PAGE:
The Dog’s Nose

A bull terrier and English bulldog, by Louis Agassiz Fuertes

Snippets 118.  I hope everyone in the UK has been enjoying their bank holiday. I expect a lot of people chose to spend some of their time walking a dog, just like Dr. G. J. Romanes in the quote below from a 1902 edition of The Gentleman’s Magazine. The difference was that Romanes was taking the opportunity to conduct an experiment on his faithful friend’s sense of smell.

Few observers are not struck with the acutenes of the sense of smell in some dogs. They will follow the trail of a rabbit or hare for a considerable distance; by pure perseverence the harrier will by the scent hunt down a hare, and the bloodhound, a slave. For miles a keen-nosed terrier or retriever will follow up a well-known horse’s hoof-scent. The pointer’s marvellous powers are familiar to all sportmen.

Now wherein lies this wonderful faculty? What is scent? These are questions which meet us at the very threshold of the inquiry. We do not intend to nauseate our readers with a scientific disquisition; yet such questions attract the attention of all intelligent dog fanciers. Everyone is quite familiar with many curious instance of the remarkable scent shown by some dogs. But, perhaps, no one has given more particular attention to this subject than Dr. G. J. Romanes, one of the foremost biologists of this country. He had a remarkable terrier which showed the almost supernatural capabilities of the scent of dogs. On a bank holiday, when Regent’s Park Walk, London, was literally swarming with pedestrians, who walked in all directions or lounged in conversation, Dr. Romanes took his favourite terrier along the densely-crowded walk. When the terrier’s attention was taken up with a strange dog – and deplorably irritating is that continual “forgaitherin’” – Dr. Romanes suddely “made tracks” in zigzag directions across the walk and stood upon a seat to watch his four-footed friend’s conduct. Leaving the strange dog from whom he had got the news, the terrier found that his master had not continued in the direction he was going when the stolen interview commenced. Accordingly he went to the place where he had last seen his master, and then, picking up the scent, he tracked his master’s footsteps over all the zigzags until he reached the seat, and looked up in penitance at his master standing on it. Now, in order to do this, the terrier had to distinguish his master’s trail from at least a hundred others quite as fresh, and many thousands of others not so fresh, crossing it at all angles.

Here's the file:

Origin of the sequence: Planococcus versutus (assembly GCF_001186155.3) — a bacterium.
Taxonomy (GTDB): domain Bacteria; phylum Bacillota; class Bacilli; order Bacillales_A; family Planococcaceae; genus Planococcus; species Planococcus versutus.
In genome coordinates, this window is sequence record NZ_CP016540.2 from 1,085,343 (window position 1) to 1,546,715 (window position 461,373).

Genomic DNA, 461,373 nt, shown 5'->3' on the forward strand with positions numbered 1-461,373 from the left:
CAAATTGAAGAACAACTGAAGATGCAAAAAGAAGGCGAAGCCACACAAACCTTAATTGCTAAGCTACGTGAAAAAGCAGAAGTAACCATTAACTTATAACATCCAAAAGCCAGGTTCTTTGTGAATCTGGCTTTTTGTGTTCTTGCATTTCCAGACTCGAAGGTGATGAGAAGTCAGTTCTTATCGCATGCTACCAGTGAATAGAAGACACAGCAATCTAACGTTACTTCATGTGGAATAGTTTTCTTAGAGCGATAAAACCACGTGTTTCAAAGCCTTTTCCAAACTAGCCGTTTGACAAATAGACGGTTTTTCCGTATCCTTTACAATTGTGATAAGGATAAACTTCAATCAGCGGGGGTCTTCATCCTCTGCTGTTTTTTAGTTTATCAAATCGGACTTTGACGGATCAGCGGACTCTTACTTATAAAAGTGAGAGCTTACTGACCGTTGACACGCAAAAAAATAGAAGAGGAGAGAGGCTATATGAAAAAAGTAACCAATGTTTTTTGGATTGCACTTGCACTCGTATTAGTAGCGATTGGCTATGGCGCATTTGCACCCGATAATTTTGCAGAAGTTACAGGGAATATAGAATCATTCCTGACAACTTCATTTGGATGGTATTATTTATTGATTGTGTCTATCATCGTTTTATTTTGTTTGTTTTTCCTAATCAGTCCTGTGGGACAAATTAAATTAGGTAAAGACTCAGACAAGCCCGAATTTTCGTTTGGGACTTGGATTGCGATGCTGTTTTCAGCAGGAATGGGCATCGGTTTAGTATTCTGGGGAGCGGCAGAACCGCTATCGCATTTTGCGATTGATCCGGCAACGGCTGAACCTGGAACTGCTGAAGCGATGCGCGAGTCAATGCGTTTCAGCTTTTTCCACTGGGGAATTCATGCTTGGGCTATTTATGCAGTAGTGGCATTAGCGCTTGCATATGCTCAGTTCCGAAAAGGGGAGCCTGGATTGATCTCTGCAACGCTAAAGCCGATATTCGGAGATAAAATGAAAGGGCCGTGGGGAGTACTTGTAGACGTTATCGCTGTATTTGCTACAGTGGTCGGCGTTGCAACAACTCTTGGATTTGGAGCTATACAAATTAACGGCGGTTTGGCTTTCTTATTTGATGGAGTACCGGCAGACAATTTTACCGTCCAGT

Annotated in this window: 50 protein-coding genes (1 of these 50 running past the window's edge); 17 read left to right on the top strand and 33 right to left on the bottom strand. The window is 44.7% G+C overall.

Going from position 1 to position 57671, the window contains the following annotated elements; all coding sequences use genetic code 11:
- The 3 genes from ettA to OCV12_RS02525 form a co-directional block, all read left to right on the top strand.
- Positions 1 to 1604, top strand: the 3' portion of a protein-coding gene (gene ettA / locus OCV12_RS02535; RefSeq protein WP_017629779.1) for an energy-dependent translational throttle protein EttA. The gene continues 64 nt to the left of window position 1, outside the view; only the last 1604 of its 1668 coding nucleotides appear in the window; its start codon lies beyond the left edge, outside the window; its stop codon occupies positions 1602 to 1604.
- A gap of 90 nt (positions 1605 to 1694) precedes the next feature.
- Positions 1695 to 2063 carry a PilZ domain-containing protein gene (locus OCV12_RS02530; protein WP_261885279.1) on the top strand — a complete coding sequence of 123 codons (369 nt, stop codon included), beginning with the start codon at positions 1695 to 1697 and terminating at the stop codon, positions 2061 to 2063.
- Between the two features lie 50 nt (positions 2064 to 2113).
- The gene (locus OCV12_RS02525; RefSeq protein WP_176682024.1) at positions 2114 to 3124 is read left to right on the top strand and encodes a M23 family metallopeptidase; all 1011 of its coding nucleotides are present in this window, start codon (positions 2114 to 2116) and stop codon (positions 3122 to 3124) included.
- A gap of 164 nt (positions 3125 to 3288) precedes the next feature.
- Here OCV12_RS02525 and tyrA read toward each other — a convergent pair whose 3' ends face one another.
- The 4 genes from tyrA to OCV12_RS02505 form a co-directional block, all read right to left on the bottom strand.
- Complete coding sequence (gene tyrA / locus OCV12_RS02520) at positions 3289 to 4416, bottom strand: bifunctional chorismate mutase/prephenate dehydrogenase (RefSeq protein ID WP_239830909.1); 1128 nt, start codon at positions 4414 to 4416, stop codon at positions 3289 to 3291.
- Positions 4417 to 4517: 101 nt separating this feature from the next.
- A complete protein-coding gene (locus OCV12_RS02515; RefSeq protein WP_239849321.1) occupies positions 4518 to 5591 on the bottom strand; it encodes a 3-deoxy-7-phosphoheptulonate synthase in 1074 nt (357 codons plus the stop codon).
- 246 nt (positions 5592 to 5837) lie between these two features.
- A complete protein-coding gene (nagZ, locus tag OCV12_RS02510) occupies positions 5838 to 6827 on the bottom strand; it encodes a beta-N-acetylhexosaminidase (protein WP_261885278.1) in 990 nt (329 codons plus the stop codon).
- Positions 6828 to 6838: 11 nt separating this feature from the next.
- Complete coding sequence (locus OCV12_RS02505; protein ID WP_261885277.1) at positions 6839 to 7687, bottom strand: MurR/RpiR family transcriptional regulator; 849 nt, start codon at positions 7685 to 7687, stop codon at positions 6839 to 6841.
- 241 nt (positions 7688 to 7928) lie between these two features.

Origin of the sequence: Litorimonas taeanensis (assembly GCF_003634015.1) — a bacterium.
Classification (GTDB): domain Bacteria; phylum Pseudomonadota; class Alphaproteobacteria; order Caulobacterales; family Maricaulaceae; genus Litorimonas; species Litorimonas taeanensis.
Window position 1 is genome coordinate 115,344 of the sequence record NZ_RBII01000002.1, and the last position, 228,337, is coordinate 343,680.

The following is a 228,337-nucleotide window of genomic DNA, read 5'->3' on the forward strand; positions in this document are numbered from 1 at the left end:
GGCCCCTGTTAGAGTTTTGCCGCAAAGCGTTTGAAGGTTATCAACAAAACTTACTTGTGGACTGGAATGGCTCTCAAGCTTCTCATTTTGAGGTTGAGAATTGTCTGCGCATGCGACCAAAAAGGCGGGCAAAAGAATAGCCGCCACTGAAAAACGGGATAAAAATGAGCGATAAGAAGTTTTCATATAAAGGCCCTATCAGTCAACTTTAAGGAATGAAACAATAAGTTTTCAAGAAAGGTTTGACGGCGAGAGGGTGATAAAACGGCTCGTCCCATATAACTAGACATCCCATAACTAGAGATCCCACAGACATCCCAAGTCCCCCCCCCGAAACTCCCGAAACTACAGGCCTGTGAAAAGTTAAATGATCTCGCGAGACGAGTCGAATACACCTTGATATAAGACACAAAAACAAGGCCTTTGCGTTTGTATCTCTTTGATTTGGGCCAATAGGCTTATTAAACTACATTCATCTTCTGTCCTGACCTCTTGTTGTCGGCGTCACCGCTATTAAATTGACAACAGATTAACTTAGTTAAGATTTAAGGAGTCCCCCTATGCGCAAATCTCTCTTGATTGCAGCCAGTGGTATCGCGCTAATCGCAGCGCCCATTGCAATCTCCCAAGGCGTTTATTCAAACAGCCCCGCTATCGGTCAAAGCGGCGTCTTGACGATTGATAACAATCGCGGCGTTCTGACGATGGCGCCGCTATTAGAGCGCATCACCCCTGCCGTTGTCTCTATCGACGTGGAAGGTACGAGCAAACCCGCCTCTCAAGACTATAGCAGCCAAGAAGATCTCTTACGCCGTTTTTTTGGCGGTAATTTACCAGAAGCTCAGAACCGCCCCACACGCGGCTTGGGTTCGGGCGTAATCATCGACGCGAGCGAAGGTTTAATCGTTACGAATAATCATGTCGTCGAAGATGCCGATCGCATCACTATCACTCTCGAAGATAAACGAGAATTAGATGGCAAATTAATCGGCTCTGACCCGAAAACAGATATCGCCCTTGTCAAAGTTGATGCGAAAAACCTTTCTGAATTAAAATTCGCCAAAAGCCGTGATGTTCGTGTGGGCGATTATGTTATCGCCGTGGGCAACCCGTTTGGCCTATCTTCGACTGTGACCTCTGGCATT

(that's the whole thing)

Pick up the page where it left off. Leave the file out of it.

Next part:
The Gentleman’s Magazine ran from 1731 to 1922, and was the first to use the term “magazine”. The quote above is from an article contributed by J. G. McPherson. Dr. G. J Romanes was in fact George John Romanes (1848-1894), an evolutionary biologist and friend of Darwin. His Experiments on the Sense of Smell in Dogs was published in the Zoological Journal in June 1887, and McPherson’s article basically paraphrases it, but the end result makes for rather more entertaining reading.

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